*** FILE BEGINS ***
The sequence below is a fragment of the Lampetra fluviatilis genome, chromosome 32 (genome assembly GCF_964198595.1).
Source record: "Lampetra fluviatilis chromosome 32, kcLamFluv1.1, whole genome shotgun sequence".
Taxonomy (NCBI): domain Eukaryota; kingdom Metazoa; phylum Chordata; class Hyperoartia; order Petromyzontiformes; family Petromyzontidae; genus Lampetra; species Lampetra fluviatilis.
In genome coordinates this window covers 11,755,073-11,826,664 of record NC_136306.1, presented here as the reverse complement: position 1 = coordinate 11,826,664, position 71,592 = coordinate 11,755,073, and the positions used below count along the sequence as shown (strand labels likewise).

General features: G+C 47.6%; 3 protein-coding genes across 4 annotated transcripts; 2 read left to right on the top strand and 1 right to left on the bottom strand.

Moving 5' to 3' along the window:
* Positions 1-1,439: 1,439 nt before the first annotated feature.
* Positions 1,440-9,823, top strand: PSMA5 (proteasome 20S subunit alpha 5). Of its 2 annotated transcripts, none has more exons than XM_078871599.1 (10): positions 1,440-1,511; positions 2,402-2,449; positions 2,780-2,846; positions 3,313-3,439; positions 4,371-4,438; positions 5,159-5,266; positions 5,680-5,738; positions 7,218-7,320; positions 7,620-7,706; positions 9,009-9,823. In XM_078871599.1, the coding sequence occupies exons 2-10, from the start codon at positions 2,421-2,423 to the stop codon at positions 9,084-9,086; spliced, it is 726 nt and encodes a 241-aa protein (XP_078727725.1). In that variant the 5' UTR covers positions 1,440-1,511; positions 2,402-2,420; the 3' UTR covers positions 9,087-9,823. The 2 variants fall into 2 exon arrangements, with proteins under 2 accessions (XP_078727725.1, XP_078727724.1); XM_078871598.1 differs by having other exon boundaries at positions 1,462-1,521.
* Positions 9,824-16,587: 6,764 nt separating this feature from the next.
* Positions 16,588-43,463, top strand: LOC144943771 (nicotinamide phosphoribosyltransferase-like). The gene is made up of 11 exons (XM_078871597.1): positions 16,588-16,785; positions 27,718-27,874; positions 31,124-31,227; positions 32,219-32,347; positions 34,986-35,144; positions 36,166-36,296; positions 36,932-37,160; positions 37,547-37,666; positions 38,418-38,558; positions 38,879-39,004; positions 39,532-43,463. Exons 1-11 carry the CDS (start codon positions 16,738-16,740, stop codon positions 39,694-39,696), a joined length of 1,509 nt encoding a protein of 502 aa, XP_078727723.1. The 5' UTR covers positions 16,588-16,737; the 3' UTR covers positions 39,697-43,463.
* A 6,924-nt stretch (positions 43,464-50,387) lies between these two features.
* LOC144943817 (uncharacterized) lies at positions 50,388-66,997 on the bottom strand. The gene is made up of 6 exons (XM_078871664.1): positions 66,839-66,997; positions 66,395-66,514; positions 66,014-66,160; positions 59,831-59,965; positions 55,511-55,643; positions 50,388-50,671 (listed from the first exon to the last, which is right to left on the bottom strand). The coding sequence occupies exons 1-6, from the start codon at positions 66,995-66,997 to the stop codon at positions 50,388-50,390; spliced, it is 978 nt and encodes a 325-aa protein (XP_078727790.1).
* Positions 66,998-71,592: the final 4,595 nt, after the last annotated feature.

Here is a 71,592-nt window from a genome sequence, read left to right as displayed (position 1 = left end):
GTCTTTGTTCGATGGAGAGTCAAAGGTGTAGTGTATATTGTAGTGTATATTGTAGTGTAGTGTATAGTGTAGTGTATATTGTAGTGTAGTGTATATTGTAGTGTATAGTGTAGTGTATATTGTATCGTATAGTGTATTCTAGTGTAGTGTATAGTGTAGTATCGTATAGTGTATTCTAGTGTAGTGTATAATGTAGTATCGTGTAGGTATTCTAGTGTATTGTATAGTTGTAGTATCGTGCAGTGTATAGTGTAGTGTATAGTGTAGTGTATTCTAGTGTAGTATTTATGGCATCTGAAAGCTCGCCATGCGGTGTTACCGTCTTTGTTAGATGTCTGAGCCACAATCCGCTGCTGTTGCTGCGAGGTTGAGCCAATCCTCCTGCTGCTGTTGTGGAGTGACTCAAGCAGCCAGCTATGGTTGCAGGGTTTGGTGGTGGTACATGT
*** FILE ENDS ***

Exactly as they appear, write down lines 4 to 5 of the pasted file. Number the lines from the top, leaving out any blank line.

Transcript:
In genome coordinates this window covers 11,755,073-11,826,664 of record NC_136306.1, presented here as the reverse complement: position 1 = coordinate 11,826,664, position 71,592 = coordinate 11,755,073, and the positions used below count along the sequence as shown (strand labels likewise).

General features: G+C 47.6%; 3 protein-coding genes across 4 annotated transcripts; 2 read left to right on the top strand and 1 right to left on the bottom strand.